Myotis longipes 

Scope: Global

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Taxonomy [top]

Kingdom Phylum Class Order Family
Animalia Chordata Mammalia Chiroptera Vespertilionidae

Scientific Name: Myotis longipes
Species Authority: (Dobson, 1873)
Common Name(s):
English Kashmir Cave Bat
Myotis theobaldi Blyth, 1855
Vespertilio longipes Dobson, 1873 [renaming of preoccupied name macropus]
Vespertilio macropus Dobson, 1872 [not of Gould, 1854]
Vespertilio megalopus Dobson, 1875
Taxonomic Notes: Ellerman and Morrison-Scott (1951) considered this species as allied to Myotis capaccinii Bonaparte, 1837, a view negated by Hanak and Gaisler (1969) and Corbet (1978) who stated it to be a distinct species. The specimen of Myotis theobaldi Blyth, 1855 from caves near Matur Nag, Jammu and Kashmir, India, that has been sometimes included under Myotis longipes (Dobson, 1873) as a senior synonym with doubt, is unidentifiable (Thomas 1915). Blanford (1891) stated that Myotis theobaldi Blyth, 1855 was 'similar to V. longipes, for the two agree in dimensions and both are characterized by large feet, but it is impossible to identify Myotis theobaldi for the types have been lost' (Srinivasulu et al. in press).

Assessment Information [top]

Red List Category & Criteria: Data Deficient ver 3.1
Year Published: 2008
Date Assessed: 2008-06-30
Assessor(s): Molur, S. & Srinivasulu, C.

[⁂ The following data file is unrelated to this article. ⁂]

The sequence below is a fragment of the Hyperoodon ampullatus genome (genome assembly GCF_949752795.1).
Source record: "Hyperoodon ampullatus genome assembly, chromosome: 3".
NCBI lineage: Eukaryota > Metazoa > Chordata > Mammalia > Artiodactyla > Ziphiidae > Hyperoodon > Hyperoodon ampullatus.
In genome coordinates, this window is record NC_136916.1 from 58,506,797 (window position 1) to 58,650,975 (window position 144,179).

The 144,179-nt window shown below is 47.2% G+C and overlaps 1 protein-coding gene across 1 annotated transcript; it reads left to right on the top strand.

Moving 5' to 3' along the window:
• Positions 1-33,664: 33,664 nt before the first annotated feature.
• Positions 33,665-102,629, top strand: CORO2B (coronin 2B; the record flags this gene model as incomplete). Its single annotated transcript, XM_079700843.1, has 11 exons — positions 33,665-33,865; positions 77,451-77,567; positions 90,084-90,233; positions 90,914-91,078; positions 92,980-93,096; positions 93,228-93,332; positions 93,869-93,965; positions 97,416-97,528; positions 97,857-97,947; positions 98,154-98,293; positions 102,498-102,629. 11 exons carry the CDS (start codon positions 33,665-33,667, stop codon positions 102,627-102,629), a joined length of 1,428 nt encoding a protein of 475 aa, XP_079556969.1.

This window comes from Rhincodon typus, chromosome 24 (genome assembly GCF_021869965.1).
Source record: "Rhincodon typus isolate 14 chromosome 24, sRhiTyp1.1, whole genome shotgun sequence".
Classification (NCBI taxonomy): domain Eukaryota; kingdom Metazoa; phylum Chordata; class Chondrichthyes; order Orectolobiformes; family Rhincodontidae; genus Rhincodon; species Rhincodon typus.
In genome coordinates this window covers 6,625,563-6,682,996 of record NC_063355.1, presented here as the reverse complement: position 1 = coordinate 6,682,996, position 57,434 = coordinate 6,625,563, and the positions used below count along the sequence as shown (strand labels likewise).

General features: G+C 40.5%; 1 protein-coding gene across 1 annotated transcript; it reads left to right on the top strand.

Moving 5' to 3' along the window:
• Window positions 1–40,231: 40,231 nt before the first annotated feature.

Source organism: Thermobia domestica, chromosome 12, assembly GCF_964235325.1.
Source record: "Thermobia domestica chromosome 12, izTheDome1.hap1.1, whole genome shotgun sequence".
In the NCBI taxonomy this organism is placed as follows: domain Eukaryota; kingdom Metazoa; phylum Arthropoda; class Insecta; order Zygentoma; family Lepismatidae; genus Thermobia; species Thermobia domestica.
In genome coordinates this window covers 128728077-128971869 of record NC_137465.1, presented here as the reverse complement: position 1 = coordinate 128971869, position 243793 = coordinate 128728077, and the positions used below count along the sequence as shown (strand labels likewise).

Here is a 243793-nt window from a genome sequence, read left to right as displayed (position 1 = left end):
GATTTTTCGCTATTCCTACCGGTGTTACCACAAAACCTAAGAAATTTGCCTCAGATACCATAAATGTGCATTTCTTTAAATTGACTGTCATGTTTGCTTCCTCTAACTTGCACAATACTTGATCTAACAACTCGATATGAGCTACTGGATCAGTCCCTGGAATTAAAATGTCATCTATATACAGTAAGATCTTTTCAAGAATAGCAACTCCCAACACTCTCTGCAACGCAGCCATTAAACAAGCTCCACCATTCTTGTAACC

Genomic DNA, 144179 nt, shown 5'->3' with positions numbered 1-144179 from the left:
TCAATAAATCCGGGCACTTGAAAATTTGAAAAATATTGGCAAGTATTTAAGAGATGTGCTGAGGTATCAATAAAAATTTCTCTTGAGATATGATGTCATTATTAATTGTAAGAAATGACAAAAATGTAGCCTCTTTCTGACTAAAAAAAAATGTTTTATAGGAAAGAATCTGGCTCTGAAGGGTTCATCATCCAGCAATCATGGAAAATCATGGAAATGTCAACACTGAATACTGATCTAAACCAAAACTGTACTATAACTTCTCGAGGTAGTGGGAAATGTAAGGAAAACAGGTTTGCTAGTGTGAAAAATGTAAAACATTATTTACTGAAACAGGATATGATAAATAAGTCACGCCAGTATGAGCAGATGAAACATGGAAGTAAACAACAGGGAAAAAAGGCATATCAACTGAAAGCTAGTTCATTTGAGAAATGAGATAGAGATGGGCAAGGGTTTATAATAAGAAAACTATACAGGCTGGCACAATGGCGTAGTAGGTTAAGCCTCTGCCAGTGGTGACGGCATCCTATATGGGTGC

Reviewer(s): Hutson, A.M., Racey, P.A. (Chiroptera Red List Authority) & Cox, N. (Global Mammal Assessment Team)
Listed as Data Deficient in view of the absence of sufficient information on its extent of occurrence, natural history, threats and conservation status.
Previously published Red List assessments:

Geographic Range [top]

Range Description:This species is largely endemic to South Asia, where it has been recorded from a few localities in Afghanistan (Lowgar and Nangarhar provinces), India (Jammu and Kashmir, and Meghalaya) and Nepal (Western Nepal) (Molur et al. 2002, Srinivasulu et al. in press). A report from Maharashtra as reported by Molur et al. (2002) is erroneous. It has been recorded from 300 to 2,000 m asl (Molur et al. 2002). Wang (2002) records that the species is present in Guizhou, China (Smith and Xie 2008). Records for Viet Nam are generally considered to be dubious (Bates et al. 1999) and are not included here.
Countries occurrence:
Afghanistan; China; India; Nepal
Additional data:
Estimated area of occupancy (AOO) - km2:>2001
Lower elevation limit (metres):300
Upper elevation limit (metres):2000
Range Map:Click here to open the map viewer and explore range.

Population [top]

Population:Little is known about the population trends and abundance of this species.
Current Population Trend:Unknown
Additional data:
Population severely fragmented:No

Habitat and Ecology [top]

Habitat and Ecology:This species roosts in large colonies of thousands of individuals in caves, cracks and crevices in old disused buildings (Molur et al. 2002) and old tunnels and underground canals (Smith and Xie 2008) in primary or secondary forests. It is an early flyer and hunts over water surfaces (Bates and Harrison 1997).

Threats [top]

Major Threat(s): In South Asia, it is threatened by habitat loss, disturbance to roosting sites and accidental mortality due to ongoing conflicts within the species' range (Molur et al. 2002).

Conservation Actions [top]

Conservation Actions: Although there are no direct conservation measures in place, the species has been recorded from protected areas in India, such as the Balpakram National Park in Mizoram. Population monitoring and habitat management are recommended (Molur et al. 2002).

Citation: Molur, S. & Srinivasulu, C. 2008. Myotis longipes. The IUCN Red List of Threatened Species 2008: e.T14175A4415453. . Downloaded on 30 August 2016.
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